About the Project
Maintaining health balance between hosts and commensal microorganisms fulfils microbial nutritional demand and also benefits to hosts for gaining unique metabolites and “training” in host immune systems against other virulent invaders. However, occasionally, commensal bacteria detach from their original niche (e.g. skin surface or oral cavity) and enter exclusive locations (e.g. bloodstream or deeper layers of skin), which could induce their pathogenicity and cause infections. Commensal Streptococci and Staphylococci from human skin or oral cavity can cross into the bloodstream through daily tooth brushing, invasive treatments, or wounds. To survive from immune attacks in blood stream, forming aggregation or biofilm on tissue surfaces can provide shield and protection. Compared to their planktonic counterparts, bacteria embedded within biofilms show greater resistance to external challenges due to self-produced and well-organized extracellular polymeric substances, which are constantly shaped by constituent bacteria and surrounding host cells. Previous studies have suggested that forming a platelet thrombus on minor endothelial lesions can attract planktonic bacterial attachment to promote further damage, platelet aggregation, and bacterial attachment. This vicious circle will result in complex bacteria-platelet biofilm and cause severe inflammation and tissue damages such as infective endocarditis. Bacterial surface proteins or compounds have been shown to induce the activation and aggregation of platelets. Nevertheless, whether diffusible molecules released by activated platelets can interact with bacterial sensing/regulating systems and induce the regulatory switch from bacterial planktonic lifestyle toward sessile status for biofilm formation is unclear.
Bacteria, through diffusible signal molecules, can communicate within their own population and express a particular phenotype in a collective manner in response to environmental stimuli. These molecule-based communications are not limited within the bacterial community but can extend to receive and interact with host cell signalling. We hypothesise that the formation of bacteria-platelet biofilms is initiated by complex bi-direction communications between bacteria and platelets. This project aims to investigate platelet signal molecules and bacterial sensing/regulating pathways involved in biofilm formation by molecular microbiology and transcriptomics approaches. This project is to bring a multidisciplinary team of scientists for advancing our understanding in bacteria-host interactions and is expected to pave a path for developing novel strategies to maintain health balance with our commensal microbiota. The student will have the opportunity to spend time in supervisors’ laboratories in Newcastle and Liverpool for gaining outstanding training in a wide range of state-of-the-art technologies.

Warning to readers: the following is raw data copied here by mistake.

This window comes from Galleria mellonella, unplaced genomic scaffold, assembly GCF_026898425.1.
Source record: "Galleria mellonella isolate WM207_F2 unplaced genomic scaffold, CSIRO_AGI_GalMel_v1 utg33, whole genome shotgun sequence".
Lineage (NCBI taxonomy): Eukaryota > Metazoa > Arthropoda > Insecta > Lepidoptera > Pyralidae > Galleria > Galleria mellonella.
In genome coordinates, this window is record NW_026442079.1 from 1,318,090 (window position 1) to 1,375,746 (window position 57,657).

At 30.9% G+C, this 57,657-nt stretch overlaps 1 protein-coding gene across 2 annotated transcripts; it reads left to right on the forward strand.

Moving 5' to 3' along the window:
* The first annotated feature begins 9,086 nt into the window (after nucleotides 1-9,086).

Informal enquiries may be made to firstname.lastname@example.org
HOW TO APPLY
Applications should be made by emailing email@example.com with a CV and a covering letter, including whatever additional information you feel is pertinent to your application; you may wish to indicate, for example, why you are particularly interested in the selected project/s and at the selected University. Applications not meeting these criteria will be rejected. We will also require electronic copies of your degree certificates and transcripts.
In addition to the CV and covering letter, please email a completed copy of the Newcastle-Liverpool-Durham (NLD) BBSRC DTP Studentship Application Details Form (Word document) to firstname.lastname@example.org, noting the additional details that are required for your application which are listed in this form. A blank copy of this form can be found at: https://www.nld-dtp.org.uk/how-apply.
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